The Story of A Digital Immigrant

“Just open it and explore” was the advice of our systems manager who allotted me my first laptop in 1994.
I wondered why people should carry it to work and I did not see any great benefit of using it. Then a software was bought that provided labour law cases. It was useful but not very friendly. In the meantime I grew dependent on Lotus Organiser. It was a gradual shift from pen and paper to the new world of everything electronic.
Use of search engines and particularly Google was the next step in learning. I realised that it was the best way to keep myself updated with the latest developments and knowledge.
Over a period I realised that the best way to keep myself updated on use of internet was to check what the young managers were doing. Reverse mentoring! Subbu [Dr Tangirala Subrahmaniam to the world] was my first Guru. I mastered the use of MS Powerpoint from him. MS Word was learnt quickly on my own. A beginner level proficiency in MS Excel was enough for my purpose. Once I started exploring various aspects of MS Word and Powerpoint, moving to gain higher level of proficiency was not difficult.
While I searched new books, visited book shops and bought some, I realised that the younger managers was exceptionally good at using ‘Search.’ I was using it but at a very elementary level. Anirudha Deshmukh showed me how to search research articles and use Advanced Search effectively. That opened up a treasure for me. Spending hours searching documents on a particular subject [much to the annoyance of my wife who wanted me to reduce my time online] became the routine.
Then came Kavi. In his first meeting with me he mentioned that he had given up writing poetry and taken to ‘blogging.’ That was a strange word to me. [I have always felt that though phonetically it is close to ‘blocking’, although what it does is otherwise.] I wondered why one should blog at all. I started one out of curiosity. It became a passion. [‘Obsession’ if you ask my wife]. I made friends with many bloggers, among them is Ugich Konitari, a lady blogger elder to me. She is not just a prolific blogger but so tech savvy that even young persons may benefit by taking a few suggestions from her. It felt nice to see that people of generation were already blogging. At the suggestion of Kavi and Shailesh Deshpande I opened an HR Blog. And with Ugich Konitari, a blog exclusively devoted to limericks!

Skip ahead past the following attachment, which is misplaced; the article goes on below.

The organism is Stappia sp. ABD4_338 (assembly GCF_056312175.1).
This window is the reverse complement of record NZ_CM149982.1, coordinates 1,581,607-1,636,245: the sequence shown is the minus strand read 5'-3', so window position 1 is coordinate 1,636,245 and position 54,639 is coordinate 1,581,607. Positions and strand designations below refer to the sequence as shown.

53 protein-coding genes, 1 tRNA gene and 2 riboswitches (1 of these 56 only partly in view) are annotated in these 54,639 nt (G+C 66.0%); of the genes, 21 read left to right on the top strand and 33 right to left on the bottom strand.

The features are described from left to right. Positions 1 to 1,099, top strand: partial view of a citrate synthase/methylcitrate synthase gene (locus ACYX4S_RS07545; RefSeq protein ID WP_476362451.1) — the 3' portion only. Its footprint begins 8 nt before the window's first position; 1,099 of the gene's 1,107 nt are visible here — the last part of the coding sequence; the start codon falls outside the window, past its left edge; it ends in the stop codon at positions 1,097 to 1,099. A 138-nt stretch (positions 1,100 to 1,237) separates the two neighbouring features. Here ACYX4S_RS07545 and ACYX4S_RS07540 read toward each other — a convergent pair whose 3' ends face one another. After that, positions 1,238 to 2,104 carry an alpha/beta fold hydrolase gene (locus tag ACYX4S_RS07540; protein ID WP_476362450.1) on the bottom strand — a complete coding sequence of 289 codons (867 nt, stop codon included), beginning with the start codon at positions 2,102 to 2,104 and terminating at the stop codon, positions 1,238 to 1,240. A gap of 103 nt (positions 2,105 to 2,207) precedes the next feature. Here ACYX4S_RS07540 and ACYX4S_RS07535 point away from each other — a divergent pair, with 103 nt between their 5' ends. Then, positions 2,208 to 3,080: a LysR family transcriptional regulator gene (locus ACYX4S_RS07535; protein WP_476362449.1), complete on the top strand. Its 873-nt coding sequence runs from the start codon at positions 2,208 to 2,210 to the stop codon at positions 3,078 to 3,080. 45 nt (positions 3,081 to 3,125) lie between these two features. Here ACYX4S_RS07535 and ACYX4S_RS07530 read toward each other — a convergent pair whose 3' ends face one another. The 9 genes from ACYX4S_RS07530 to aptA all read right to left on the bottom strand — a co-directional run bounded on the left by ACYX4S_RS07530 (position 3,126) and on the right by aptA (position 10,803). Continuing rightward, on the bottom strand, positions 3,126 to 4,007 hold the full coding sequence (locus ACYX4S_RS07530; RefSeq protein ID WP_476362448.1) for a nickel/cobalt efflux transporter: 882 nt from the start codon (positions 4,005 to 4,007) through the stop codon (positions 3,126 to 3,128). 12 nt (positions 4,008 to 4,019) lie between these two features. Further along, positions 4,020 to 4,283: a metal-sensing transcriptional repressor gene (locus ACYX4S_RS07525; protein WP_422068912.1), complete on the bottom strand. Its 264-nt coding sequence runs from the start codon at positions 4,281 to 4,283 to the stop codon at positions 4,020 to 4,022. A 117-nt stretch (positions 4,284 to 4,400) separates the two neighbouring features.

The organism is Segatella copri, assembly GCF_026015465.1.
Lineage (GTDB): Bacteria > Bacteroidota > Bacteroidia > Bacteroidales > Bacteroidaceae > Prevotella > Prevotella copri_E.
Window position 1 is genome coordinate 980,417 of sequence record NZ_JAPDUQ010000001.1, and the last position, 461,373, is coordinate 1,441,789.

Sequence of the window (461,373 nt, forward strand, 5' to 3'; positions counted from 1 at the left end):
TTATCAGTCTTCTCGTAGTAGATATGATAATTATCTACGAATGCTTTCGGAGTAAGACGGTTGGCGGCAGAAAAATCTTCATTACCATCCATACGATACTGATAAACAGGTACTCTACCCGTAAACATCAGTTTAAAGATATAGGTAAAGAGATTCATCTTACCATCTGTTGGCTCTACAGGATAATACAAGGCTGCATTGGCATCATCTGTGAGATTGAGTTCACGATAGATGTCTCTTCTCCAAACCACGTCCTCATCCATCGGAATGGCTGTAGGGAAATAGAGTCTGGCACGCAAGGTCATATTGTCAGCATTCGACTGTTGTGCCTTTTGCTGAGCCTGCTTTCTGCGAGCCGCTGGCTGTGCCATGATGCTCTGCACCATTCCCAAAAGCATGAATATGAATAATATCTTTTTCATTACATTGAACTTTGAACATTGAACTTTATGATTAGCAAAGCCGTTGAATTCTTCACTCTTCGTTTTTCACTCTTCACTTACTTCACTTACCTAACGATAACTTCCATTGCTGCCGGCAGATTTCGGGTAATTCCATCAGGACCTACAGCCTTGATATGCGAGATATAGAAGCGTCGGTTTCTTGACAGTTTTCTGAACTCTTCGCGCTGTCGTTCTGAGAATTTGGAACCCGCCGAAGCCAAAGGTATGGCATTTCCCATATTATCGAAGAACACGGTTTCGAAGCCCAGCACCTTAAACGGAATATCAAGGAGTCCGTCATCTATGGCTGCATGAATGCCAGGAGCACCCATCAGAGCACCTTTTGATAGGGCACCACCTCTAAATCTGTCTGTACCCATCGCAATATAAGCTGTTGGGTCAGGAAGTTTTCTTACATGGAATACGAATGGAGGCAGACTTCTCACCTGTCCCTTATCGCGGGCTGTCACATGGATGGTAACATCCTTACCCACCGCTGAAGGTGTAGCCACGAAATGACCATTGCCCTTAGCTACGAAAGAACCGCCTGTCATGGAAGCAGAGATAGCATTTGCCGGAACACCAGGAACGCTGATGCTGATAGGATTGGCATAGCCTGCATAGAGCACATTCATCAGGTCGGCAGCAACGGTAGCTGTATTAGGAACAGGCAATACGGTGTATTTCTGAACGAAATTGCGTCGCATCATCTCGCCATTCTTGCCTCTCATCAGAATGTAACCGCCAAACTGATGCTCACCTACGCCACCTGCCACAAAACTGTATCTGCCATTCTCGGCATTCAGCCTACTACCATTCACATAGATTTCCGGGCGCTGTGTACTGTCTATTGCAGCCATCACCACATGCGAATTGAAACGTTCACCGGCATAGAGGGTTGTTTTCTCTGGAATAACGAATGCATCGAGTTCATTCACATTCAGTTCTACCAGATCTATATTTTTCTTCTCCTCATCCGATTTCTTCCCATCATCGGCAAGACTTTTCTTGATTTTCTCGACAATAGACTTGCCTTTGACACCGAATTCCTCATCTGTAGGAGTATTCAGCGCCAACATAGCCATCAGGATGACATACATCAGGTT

Watching Kavi make a presentation to Thane HR Group on e-learning, I remembered my ‘journey.’ Kavi called my generation ‘Digital Immigrants.’ They are the individuals ‘who were born before the existence of digital technology and adopted it to some extent later in their life.’ [A cartoon shows mother explaining to her son that he was ‘born’ and not ‘downloaded!’] It feels so bad getting labelled as an ‘immigrant!’ Kavi has not coined the word [and that is why he has escaped facing the wrath of my generation!].
But there is some solace…Wikipedia clarifies ‘not all digital immigrants are technologically inept, as they fall into a number of categories; Avoiders, Reluctant Adopters and Eager Adopters. Avoiders may only have a minimal amount of technology involved in their lives and households (Ex. A landline phone and a television). Reluctant Adopters often see ways that technology might be needed in their lives, but they try to avoid it when possible (Ex. Letters instead of email, rotary telephones). Eager Adopters have enthusiasm or a talent for technology that makes them very similar to Digital Natives.’

That makes me feel good. I would like to call myself ‘Early Adopter,’ even at the cost of being labelled immodest. It gives me enthusiasm in my battle to master iPad 2 which was recently gifted to me by my children.
[Digital] Natives must adopt an inclusive approach towards the [Digital] Immigrants, what say you, Kavi?
[pic shows Kavi making a presentation on e-learning to Thane HR Group]